Merida to Tulum – cenotes, ruins, beaches and yet more sizzling heat…

(for the full post, click here)

I can’t say that cycling in the flat, featureless Yukatan Peninsula, slap bang in the middle of the Mexico’s hottest months, has been a highlight of my journey across this incredibly diverse country. Luckily the icy cool cenotes – underground, freshwater sinkholes – the spick ‘n span colonial towns, the crumbling Mayan ruins and endless bleached white, powdery beaches have made this detour worthwhile…

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Here’s Romain heading down into the dark depths of a cinote, one of some 3000 holes that link the underground waterways of this peninsula. Each has its own feel – this one was perhaps 30 metres deep, and eerily lit by a single shaft of light.

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Mexican safety standards – the ladder swayed gently and the rungs were slippery.

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Such incredible, otherwordly colours. This one is part of a triplet of cinotes a half day ride out of Merida. Roots from trees high above dangled down to drink from the clean waters, and cracks in the rocks lit the cavern like natural skylights.

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To get there, we followed 10km of singletrack that ran alongside a narrow railway cut into the forest, built for horse pulled carriages.

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More bike friendly towns in the parched hot, pancake flat Yukatan peninsula. We stopped here for a turkey taco and to fix a plague of punctures. Repairing flats in this 40c heat can be a real challenge, as patches melt away from the inner tube. We went a little crazy constantly squeezing tyres, imagining air was seeping out.

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Where we could, we kept to backroads that linked small villages. Road signs werefew and far between, so we clocked up extra miles riding round in circles. The colonial theme continued as we past churches, grassy squares and old, dishevelled haciendas, echoes of this region’s former splendour. Sustenance was provided by tortellerias and hole-in-the-wall tiendas – grocery stores – promising litre cold bags of flavoured water which we gulped down feverishly.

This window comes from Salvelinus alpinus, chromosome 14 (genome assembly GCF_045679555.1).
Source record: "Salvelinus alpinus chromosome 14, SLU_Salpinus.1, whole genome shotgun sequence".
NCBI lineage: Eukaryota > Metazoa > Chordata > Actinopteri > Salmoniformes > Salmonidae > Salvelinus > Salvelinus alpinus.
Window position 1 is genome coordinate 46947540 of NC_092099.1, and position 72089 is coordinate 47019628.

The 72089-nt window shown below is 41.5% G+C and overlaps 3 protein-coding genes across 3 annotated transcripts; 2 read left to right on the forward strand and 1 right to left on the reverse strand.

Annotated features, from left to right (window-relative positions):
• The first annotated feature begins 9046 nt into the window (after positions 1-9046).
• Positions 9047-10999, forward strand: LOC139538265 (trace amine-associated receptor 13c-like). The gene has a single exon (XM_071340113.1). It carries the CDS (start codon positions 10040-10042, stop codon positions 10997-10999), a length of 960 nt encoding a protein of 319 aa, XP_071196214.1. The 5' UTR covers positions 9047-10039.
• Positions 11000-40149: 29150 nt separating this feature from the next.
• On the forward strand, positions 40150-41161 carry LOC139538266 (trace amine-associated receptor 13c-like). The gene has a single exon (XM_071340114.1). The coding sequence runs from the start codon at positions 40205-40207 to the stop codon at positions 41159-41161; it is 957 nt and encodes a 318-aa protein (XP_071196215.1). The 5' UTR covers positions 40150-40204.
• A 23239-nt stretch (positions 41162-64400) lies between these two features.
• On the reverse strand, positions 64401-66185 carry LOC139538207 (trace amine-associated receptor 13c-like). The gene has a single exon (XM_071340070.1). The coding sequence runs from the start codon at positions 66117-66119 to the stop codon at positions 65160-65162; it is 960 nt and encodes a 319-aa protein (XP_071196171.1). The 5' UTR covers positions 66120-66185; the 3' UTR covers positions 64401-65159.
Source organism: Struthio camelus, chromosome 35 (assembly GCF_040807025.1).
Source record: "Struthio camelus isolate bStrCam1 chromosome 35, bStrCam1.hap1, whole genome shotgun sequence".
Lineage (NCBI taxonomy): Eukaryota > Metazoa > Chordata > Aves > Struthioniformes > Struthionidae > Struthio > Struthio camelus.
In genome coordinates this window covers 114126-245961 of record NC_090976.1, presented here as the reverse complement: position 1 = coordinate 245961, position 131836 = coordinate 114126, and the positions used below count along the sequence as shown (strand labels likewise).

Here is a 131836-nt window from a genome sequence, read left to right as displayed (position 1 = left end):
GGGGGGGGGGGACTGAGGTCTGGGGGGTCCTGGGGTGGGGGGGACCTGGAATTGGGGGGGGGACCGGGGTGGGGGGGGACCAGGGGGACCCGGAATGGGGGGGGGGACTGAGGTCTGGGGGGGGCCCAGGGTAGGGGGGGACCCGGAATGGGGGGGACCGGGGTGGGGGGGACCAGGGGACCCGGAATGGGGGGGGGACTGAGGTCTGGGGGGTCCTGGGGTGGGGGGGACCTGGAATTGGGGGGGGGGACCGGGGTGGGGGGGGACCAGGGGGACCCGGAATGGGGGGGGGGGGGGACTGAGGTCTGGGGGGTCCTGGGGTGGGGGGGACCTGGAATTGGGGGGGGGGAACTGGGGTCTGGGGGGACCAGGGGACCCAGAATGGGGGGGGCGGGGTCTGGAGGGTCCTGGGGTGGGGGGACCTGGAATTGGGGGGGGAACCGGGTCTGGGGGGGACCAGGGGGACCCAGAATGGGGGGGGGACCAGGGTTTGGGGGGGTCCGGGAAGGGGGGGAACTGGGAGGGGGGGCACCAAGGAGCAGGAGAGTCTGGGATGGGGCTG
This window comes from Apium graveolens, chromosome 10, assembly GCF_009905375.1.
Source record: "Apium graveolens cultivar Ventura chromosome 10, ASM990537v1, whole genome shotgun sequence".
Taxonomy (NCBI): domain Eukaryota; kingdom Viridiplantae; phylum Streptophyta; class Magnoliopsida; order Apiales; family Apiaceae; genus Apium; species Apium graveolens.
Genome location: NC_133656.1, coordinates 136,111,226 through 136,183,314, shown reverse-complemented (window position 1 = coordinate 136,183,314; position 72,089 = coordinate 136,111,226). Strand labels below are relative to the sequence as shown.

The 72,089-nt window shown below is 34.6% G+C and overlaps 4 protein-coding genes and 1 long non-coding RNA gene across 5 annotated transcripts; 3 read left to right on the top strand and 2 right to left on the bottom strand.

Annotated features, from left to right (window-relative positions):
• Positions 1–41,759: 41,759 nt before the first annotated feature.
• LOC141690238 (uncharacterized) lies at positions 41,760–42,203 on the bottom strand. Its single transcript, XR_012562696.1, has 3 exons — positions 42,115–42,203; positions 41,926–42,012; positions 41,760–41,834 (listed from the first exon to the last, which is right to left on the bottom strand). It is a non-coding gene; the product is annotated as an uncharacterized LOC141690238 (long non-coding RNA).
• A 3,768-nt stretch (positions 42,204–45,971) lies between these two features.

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Still hot. It’s so dry that when I say hello to passers by, it comes out as a raspy croak. The water in my bottles feels like it’s straight out of the hot tap.

Torture. This sign came as my morale was at an all time low, battling into a warming headwind, almost out of (hot) water, and drenched in sweat. 206km = a day and a half's ride away. All I could think of was slipping into the refreshing waters of the sea...

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Camping out. A local cat takes a liking to Totopos, my valiant steed, before trying to claw his way inside my tent for some attention. The irrepressable leafcutter ants had already beaten him to it, having deftly sliced their way in over the last few days in search of leftovers. These little suckers bite hard, too.

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Time for a new chain. I bought this 8 speed cheapo for 3 dollars. Should keep me going for a while.

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Chichen Itza, touted to be the 8th Wonder of the World in the Yukatan’s tourist blurb. In fact, compared to the likes of jungle-clad Palenque, I found it expensive, overcrowded and lacking in atmosphere – all the good stuff was fenced off, and by mid day, the car park was chockablock with tour buses.

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El Castillo detail – reminded me of a citadel from Star Wars.

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I hate to be negative about travelling, as it is what you make of it. But there’s no doubt the riding here has been uneventful – a polite word for boring. Distances are massive, and in this heat, taking a more direct route is sometimes the only option. This translates to a flat and hot tract of tarmac cutting through miles and miles of featureless bush. Occasionally we managed to pick up a cyclepath that ran alongside the main road, though the scenery remained much the same.

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Catedral de San Gervasio, in the colonial town of Valladolid. The town was named after what was then the capital of Spain. It’s a picture perfect hangout half a day from Chichen Itza.

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Here's Valladolid's main mercado, a haven for fresh fruit and vegetables. With the all consuming and ever expanding SuperResort of Cancun nearby, the Yukatan is no stranger to mass tourism, reflected in the way prices spike up for foreigners.

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Splashes of colours. Chillies to suit every palette.

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The Yukatan’s redeeming feature is how bike friendly it is. Here’s Two Less Cars…

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And finally, the arrival at Tulum, on the Carribean coast. Somehow, 10 magical days slipped by camping on the beach here…

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